Join Date: December 20, 2008
Location: Pittsburgh PA
I think the M&P, SAA and 1911 have much in common, but I think in every important category, the 1911 shows strength, whereas the M&P and SAA lack in some important categories.
For example, as I said before, the SAA could not dominate ctg revolvers in its day, with the S&W No 3 guns being well regarded, and many felt they were better in some ways. The SAA could not achieve a sole military contract, it was issued with its adversary. Not so for the 1911, as it beat out every other design to win a US contract. Of course many revolvers were made, and issued, but it was not because they felt the revolver was a better design in the way that some soldiers felt about the SAA vs the S&W No 3.
For the M&P, it re-introduced or borrowed older technology, so to me, it was not as great as a design, since much of the work in development was done by someone else. The 1911 was more of a gamble, more of an invention, more original and while if you want play semantics (Mike), it wasn't exactly "ground breaking" but it was definitely a much more original design. It evolved from previous Browning designs, but not designs from other men or other companies. It was an upgraded design from the same man, where all of the improvements married the semi auto chambering of 45 cal to achieve a great pistol whereas the S&W M&P was the S&W version of technology introduced by other companies, notably Colt, where they knew it would have some success, no matter what, because the Colt DA revolver had achieved success. The M&P was more of a common sense move - at the S&W tool room ok guys, lets make an alternative to the colt DA revolver with a better ctg (obvious choice - the 38 colt was a let down in a lot of ways), and a smaller more durable design (obvious). Of course you have to give them credit for perfecting what Colt introduced, but perhaps the M&P would not have been as great, had the colt DA not come out 10 years before.
The 1911 was very different from most other semi autos that came before it, IE the C96, luger, C93 "borchardt", Steyr autos, etc. Then after all of that, after it arrived, and won the US contract, the 1911 went to WWI against many of these other semi auto pistols, and showed that it was much greater. Then comes WWII, and despite being against more modern designs, such as the P38, the 1911 showed it was still very formidable, very useful, very relevant, even against pistols which came about much later, from some of the greatest designers of that time. If you compare the designs, SAA vs 1911, 1911 vs M&P, you see that the 1911 was more original and stood the test of time. The 1911 was king of the hill, and it stayed that way longer.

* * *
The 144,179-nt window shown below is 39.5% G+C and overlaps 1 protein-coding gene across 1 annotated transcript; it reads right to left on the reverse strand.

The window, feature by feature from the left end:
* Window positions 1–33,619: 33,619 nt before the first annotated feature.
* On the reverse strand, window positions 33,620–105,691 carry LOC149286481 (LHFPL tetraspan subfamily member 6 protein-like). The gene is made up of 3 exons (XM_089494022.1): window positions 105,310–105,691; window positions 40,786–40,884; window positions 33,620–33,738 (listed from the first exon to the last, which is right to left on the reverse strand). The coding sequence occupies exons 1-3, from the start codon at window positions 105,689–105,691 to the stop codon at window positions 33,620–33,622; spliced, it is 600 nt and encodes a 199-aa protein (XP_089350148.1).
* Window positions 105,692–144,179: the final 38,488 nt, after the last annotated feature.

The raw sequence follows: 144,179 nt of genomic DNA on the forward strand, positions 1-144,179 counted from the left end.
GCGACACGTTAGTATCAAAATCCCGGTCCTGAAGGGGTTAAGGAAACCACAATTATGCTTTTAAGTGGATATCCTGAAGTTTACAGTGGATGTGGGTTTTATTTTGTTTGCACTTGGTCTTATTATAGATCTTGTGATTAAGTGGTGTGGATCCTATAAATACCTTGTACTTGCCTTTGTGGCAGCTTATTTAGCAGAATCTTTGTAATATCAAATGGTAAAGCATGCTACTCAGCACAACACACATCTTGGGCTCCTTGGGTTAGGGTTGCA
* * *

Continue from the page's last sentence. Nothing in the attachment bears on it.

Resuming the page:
As for the gun not being as popular civilian wise between WWI and WWII (its not appropriate to site lower civilian sales when there were wars going on, as not many civilian guns were made), this was partly because it was basically a BRAND NEW gun, up against TRIED AND TRUE revolvers. Of course people will choose a revolver, its been around longer, they're cheaper, they're very well made (Cot and S&W), etc. You forget Mike that before WWII, there was a depression, and if you didn't need the 1911, you bought a DA revolver, or something else, to save money. This was very important at the time. The 1911, when new, was IMO the glock of its day, where the old revolver guys made fun of it, and had no interest in its advantages. I believe many people back then doubted the 1911, partly because it was a new gun in many ways (not all ways). The 1911 had to win respect, where for the M&P, the DA revolver, and the revolver itself, had already won the respect of most people. Just like when revolvers were newer, IE the Paterson or Walker, they were made in much smaller numbers, than say the later SAA, or the 1889 vs the Official police, S&W 1899 vs S&W model marked 10, etc.
In another respect, the 1911 was carried by people who were going to war, where shooting the enemy WILL take place, whereas when a PD issued the M&P, it was more of a *if* you need it. There was a chance that the Officer would shoot someone who had a knife, or perhaps was unarmed (say the guy resisted arrest) where as the 1911 was issued to soldiers, where they had to go up against enemy soldiers, who will almost always have a weapon of their own. They had to have something that quick, effective, dependable, something where it was hard to argue for an upgrade. A police officer in the US did not need the 1911, but a soldier, who had to shoot or be shot, needed an advanced (for its time) arm. This is one reason why the M&P IMO is not the top dog.
Winchester 73, the TFL user that won the west